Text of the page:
She’s joyful and I’m joyful and I think about how now I dive deep into the joy as it arrives. I notice.

It took so long to notice.

I want to explain and I don’t want to explain.

Because who can explain how they arrived at gratitude when we really know everyone arrives there in a different way? That quote about how we all have separate paths. How I can tell a million people that I started writing gratitude lists when my life felt darkly suffocating, but my telling won’t matter. They’ll need their own dark night of the soul, a bottom.  That bottom that other people may find ridiculous, the why-can’t-you-be-happy people. The ones that aren’t in the hole with you. Because maybe you are there alone.

And gratitude doesn’t slam into you then. But you need to find the ladder out of the hole. Gratitude seems like a good place to start.

That’s when I wrote one list in the morning and one list in the evening. Was it seven years ago? Six? Who knows? All I know is life is still dark. This year in our country has been downright dismal and it doesn’t seem like this is going to change anytime soon. Hate seems to be trying to grab a stronghold here. Still, gratitude slams into me.

It slams into me as my teen and I sing in the car, as we watch the morning light gather strength. We pass a stretch of trees by the lake that have dropped all of their golden leaves. This morning the sun hits the trees and reaches for our car. “Beautiful!” I say.

I grab the moment as we drive right through it. It’s mine for the taking.



Nov 30

We’ve Come to the End


Ah, we’ve come to the end of November: the last day of my daily blogging. Of course it makes me ask, what’s next? I don’t know, but I do know I want to offer up thanks that I played this game. Because it was a kind of play, and it was good for me. What can I offer? How do I feel? And how can I be playful about it and not stressed about it?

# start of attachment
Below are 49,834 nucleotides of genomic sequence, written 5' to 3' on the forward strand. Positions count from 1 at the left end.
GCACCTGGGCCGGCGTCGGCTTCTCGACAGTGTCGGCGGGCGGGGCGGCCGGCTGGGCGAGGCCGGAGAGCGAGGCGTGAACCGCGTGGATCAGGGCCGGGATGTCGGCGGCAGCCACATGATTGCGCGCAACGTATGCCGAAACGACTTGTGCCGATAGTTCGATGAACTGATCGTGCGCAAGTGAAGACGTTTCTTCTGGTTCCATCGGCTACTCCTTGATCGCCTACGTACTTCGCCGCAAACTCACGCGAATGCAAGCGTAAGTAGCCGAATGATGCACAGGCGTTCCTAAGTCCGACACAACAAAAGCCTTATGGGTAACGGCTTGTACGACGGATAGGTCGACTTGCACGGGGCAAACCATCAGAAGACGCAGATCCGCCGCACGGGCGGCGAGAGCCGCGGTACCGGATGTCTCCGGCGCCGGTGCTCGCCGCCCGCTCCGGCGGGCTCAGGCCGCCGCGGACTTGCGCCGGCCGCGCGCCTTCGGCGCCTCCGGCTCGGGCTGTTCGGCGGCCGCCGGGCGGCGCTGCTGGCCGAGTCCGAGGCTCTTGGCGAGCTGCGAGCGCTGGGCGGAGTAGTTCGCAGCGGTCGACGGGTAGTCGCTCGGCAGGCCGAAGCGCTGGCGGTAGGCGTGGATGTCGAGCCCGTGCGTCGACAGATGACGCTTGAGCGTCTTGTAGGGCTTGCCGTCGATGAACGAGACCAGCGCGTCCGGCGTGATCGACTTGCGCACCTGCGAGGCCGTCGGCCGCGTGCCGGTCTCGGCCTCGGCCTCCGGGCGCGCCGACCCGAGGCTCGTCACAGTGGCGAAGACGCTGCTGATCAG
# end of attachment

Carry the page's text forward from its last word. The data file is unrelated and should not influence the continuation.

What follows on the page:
I want to offer thanks in other ways, too, by turning and pointing to a few places where I read and see things that inspire me. So here we go. (Note: Only 2! And I read an insane amount of stuff. But it’s what I’m thinking about today.)

Maybe six weeks or so ago, the astute Claire Dederer pointed out the awesome The Weekly Zephyr and told her Facebook friends to sign-up. Well, I love it more and more each week. Thank you, Tina Rowley, your words and images matter to me.

I feel like I know Vikki Reich because she lives in Minnesota and her blog speaks to me. She’s the reason I decided to blog everyday this month. I was just following her lead. Check out Up Popped a Fox and note that I’m linking to her dentist day blog because I really hate it when they measure my gums, too!

So, that’s all for now. Thanks for joining me this November. I’ll let you know what is next when I know what is next!




Nov 29

I’m Making Tea


Ah, winter.

Ah, dark, rainy days.

Ah, me trying to limit outside news to balance my interior health.

Um, cut to me making small talk with a neighbor about how my daughter eggs me on to look at the positive instead of focusing on world news. Then the neighbor saying, “That’s privilege.”